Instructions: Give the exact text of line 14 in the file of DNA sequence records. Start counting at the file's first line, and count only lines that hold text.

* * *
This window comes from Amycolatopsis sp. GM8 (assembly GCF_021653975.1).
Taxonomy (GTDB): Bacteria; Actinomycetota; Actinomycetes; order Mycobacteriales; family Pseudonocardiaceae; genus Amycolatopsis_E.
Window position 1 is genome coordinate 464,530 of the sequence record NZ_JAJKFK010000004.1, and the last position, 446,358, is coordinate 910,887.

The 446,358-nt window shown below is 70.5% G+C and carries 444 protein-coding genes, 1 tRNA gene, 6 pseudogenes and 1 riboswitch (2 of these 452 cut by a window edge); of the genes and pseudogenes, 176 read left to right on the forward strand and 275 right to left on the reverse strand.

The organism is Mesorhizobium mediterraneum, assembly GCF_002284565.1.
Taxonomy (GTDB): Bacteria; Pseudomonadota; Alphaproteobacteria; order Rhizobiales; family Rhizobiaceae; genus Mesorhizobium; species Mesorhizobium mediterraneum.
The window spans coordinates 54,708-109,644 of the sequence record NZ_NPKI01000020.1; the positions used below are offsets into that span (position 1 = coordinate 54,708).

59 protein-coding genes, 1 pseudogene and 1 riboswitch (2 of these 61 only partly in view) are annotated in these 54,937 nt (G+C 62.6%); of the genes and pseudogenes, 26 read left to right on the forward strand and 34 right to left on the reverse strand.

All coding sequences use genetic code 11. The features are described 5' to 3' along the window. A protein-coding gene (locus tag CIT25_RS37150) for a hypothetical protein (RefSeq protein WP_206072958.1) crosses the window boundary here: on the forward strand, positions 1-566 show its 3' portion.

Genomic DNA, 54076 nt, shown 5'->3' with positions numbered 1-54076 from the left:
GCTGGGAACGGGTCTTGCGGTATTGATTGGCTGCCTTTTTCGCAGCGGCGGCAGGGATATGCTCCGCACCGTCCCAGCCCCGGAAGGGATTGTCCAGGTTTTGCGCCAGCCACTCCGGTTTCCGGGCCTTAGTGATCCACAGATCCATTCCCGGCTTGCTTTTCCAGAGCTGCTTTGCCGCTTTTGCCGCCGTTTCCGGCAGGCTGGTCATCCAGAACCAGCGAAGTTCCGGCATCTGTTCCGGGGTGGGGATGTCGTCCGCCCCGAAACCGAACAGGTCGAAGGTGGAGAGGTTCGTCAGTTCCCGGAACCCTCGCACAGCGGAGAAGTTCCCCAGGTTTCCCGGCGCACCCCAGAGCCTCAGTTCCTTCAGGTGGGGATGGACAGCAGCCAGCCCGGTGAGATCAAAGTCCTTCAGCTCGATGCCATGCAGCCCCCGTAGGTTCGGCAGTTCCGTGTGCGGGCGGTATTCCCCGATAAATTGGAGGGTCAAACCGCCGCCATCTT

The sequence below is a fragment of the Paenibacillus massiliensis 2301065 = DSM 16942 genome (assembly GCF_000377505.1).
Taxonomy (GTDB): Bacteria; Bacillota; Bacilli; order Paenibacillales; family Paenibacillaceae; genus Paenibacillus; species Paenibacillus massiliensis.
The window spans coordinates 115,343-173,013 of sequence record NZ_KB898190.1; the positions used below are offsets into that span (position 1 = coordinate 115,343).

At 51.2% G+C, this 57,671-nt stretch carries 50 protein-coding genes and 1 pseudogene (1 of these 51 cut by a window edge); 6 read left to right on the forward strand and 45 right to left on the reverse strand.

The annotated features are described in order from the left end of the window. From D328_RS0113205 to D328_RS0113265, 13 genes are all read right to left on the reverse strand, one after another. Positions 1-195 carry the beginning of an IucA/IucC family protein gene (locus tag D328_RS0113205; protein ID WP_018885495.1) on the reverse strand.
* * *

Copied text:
The window spans coordinates 115,343-173,013 of sequence record NZ_KB898190.1; the positions used below are offsets into that span (position 1 = coordinate 115,343).